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I've ran into conflicting information on how to calculate the Gibbs free energy of fuels during combustion per unit mass, volume and mole.

A sample solution for hydrogen would be really appreciated!

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Just a tip: it would probably improve your question to include some of this conflicting information you've found, citing sources when possible. –  David Z Dec 5 '10 at 0:48
    
Also, an answer to this question is going to be highly dependent on the conditions under which the process takes place. I assume the process at least takes place at constant temperature and pressure (hence why one would use the Gibbs Free Energy and not the Helmholtz free energy) –  Jerry Schirmer Dec 5 '10 at 1:33

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"Calculating" is some word that can understood very differently. From "scratch" ie ab initio, only using physical values, nothing from chemistry level. This was possible when I studied for the molecule H2+ only. Today computers maybe are able to do such calculations for molecules somewhat more complicated, but I do not know. From spectroscopic data, this is rather easy for 2-atomic molecules when spectroscopic data is simple. (statistical mechanics)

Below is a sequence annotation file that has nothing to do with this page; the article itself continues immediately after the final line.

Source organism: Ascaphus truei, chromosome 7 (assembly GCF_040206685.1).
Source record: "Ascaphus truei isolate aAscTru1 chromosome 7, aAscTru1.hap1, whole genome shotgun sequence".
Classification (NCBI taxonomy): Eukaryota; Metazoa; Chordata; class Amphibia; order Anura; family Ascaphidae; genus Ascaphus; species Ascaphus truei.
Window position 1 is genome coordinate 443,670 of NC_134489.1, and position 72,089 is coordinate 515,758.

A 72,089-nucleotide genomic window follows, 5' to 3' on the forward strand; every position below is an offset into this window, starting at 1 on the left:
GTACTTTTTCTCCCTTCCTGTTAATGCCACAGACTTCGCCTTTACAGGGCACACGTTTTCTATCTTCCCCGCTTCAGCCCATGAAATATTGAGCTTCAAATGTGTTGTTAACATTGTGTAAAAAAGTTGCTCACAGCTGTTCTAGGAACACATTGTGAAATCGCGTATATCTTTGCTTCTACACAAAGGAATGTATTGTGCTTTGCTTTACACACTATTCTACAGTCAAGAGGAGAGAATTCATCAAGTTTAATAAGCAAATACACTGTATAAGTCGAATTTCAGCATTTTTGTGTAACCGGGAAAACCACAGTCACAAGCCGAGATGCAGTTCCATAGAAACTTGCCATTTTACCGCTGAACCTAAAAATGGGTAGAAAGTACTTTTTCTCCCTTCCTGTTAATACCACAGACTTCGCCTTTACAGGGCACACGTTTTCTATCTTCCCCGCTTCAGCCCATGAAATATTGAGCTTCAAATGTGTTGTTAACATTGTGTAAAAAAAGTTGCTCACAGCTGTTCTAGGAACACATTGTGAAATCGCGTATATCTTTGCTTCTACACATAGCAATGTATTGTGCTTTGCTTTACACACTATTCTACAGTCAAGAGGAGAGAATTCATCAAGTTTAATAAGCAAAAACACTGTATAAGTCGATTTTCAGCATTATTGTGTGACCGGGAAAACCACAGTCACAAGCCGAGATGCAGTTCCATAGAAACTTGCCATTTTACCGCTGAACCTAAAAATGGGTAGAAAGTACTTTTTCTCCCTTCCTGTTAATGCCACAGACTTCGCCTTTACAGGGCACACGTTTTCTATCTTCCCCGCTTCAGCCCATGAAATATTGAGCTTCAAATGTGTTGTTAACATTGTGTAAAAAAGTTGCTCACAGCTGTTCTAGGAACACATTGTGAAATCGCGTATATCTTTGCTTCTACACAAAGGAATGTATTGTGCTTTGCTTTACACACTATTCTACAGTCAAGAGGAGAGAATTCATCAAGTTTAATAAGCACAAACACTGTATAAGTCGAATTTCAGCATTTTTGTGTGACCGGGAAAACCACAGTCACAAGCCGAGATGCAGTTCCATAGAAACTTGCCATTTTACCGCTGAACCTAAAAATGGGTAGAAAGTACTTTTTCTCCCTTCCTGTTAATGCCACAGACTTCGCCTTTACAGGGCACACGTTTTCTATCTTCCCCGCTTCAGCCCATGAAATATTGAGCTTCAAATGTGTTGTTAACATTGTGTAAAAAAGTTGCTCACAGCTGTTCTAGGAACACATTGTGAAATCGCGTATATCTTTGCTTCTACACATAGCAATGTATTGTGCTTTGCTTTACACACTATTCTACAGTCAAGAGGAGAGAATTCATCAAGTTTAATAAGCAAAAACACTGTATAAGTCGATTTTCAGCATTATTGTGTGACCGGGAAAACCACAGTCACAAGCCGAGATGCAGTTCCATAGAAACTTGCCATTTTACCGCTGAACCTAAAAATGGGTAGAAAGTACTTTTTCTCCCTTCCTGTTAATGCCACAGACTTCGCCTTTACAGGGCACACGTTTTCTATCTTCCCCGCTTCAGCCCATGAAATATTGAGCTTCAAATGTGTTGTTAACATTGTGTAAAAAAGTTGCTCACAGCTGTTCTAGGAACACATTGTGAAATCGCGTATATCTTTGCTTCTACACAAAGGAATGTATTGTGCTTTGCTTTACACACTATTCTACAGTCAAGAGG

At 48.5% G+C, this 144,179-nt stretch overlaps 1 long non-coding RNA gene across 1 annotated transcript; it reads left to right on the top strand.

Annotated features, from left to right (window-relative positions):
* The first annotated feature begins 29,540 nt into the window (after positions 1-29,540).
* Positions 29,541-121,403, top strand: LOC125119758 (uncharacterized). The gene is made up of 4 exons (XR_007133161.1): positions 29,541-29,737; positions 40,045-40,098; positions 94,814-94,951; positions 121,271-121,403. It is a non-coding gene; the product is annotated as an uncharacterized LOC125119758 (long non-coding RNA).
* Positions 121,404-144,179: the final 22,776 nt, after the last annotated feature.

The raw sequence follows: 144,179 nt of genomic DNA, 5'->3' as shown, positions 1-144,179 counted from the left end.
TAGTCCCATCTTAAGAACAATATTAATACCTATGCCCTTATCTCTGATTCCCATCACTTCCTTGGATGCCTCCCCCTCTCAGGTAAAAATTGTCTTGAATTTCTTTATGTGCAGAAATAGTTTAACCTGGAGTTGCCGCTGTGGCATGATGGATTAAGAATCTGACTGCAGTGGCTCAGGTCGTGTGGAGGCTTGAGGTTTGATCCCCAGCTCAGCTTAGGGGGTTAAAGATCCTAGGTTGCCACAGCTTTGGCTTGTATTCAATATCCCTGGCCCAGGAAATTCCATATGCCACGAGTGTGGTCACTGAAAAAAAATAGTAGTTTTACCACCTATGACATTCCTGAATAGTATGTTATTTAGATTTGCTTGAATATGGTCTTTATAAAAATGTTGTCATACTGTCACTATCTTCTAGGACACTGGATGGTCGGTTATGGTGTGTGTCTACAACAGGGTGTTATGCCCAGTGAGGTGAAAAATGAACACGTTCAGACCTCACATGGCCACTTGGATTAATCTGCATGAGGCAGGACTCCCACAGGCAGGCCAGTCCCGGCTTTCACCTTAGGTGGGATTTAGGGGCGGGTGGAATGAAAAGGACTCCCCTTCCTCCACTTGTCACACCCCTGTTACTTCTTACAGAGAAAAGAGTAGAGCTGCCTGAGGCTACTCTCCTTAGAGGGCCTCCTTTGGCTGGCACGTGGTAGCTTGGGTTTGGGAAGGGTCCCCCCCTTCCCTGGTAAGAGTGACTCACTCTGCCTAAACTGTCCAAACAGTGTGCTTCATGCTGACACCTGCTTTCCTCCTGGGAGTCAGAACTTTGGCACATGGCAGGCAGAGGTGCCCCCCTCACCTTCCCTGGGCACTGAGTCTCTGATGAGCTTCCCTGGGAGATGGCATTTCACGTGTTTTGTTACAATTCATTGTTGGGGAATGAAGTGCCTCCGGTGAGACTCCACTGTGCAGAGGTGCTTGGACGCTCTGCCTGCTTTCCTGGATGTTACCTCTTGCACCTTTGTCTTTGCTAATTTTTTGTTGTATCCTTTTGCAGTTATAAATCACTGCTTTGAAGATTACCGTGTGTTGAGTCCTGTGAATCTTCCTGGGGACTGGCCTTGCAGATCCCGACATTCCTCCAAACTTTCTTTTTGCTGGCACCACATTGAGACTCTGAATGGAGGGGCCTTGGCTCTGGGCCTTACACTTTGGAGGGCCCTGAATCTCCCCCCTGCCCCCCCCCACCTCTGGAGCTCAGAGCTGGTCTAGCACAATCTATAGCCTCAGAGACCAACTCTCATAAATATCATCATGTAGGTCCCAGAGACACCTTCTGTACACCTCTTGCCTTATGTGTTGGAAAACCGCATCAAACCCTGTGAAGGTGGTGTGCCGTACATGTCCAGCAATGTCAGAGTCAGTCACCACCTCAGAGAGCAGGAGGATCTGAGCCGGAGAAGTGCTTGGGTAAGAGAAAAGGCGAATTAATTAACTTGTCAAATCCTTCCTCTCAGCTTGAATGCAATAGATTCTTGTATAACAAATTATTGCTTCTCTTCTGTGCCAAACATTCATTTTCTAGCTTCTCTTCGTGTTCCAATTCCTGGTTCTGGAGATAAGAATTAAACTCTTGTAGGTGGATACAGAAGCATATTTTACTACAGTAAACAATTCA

Method of Benson: This is an incremental method, the increments are derived from experimental values for organic molecules where thermodynamic values are known. The method is a kind of inter/extrapolation from known to unknown. The increments are such for atoms, atom groups and types of bonds, sometimes some intramolecular non-bonding interactions are put into calculation. One needs the the structural formula to start with, of course the Benson method is for organic molecules only.

http://en.wikipedia.org/wiki/Benson_group_increment_theory

The incentive is, that since the 30's frequency of measurements of heats of combustion and specific heats has decreased, since the 50's, it is almost zero. For the basic molecules, especially those connected to mineral oil technology most thermodynamic values exist. But outside of this, you might look for data in vain.

Analogous to Born-Haber cycle: This is a method used when You know all other thermodynamic values. Not often applicable.

To convert values per mole in values per mass or volume is elementary, isn't it?

Addendum:

I forgot another method: So called "force field calculation". Molecules are modeled mechanically, between atoms (and atom groups) potentials for vibrations and internal rotations and non-bonding interactions are set up and calculated for a set of initial distances and angles. This is repeated for different sets of distances etc.

Some method for search of overall minimum for total energy is applied, because the number of variables is several dozen even for a molecule of half a dozen atoms this is the crucial part. When I studied in the 70ties, the big machine of our university ran some hours to calculate a molecule of 12 C atoms.

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